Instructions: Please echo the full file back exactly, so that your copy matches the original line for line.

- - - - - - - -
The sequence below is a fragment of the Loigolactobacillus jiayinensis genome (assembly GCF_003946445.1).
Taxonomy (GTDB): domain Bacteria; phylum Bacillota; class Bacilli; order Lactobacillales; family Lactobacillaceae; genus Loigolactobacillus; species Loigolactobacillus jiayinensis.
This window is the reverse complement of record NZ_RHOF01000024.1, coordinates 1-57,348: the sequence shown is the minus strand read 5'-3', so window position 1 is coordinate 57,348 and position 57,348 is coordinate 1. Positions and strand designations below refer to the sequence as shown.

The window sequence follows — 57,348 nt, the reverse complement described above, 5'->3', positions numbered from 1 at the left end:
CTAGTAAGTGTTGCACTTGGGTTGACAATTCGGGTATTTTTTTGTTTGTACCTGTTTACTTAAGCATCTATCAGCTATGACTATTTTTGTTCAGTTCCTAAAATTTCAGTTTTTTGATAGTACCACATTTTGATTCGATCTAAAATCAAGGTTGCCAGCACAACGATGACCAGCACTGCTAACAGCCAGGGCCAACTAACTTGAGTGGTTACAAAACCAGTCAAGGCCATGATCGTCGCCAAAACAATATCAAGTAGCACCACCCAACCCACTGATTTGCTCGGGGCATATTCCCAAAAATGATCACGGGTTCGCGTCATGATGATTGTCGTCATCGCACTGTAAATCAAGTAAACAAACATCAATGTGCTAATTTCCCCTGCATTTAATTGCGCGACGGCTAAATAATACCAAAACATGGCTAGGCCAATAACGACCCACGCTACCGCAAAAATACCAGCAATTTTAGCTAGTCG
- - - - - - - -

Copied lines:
The sequence below is a fragment of the Loigolactobacillus jiayinensis genome (assembly GCF_003946445.1).
Taxonomy (GTDB): domain Bacteria; phylum Bacillota; class Bacilli; order Lactobacillales; family Lactobacillaceae; genus Loigolactobacillus; species Loigolactobacillus jiayinensis.
This window is the reverse complement of record NZ_RHOF01000024.1, coordinates 1-57,348: the sequence shown is the minus strand read 5'-3', so window position 1 is coordinate 57,348 and position 57,348 is coordinate 1. Positions and strand designations below refer to the sequence as shown.

The window sequence follows — 57,348 nt, the reverse complement described above, 5'->3', positions numbered from 1 at the left end:
CTAGTAAGTGTTGCACTTGGGTTGACAATTCGGGTATTTTTTTGTTTGTACCTGTTTACTTAAGCATCTATCAGCTATGACTATTTTTGTTCAGTTCCTAAAATTTCAGTTTTTTGATAGTACCACATTTTGATTCGATCTAAAATCAAGGTTGCCAGCACAACGATGACCAGCACTGCTAACAGCCAGGGCCAACTAACTTGAGTGGTTACAAAACCAGTCAAGGCCATGATCGTCGCCAAAACAATATCAAGTAGCACCACCCAACCCACTGATTTGCTCGGGGCATATTCCCAAAAATGATCACGGGTTCGCGTCATGATGATTGTCGTCATCGCACTGTAAATCAAGTAAACAAACATCAATGTGCTAATTTCCCCTGCATTTAATTGCGCGACGGCTAAATAATACCAAAACATGGCTAGGCCAATAACGACCCACGCTACCGCAAAAATACCAGCAATTTTAGCTAGTCG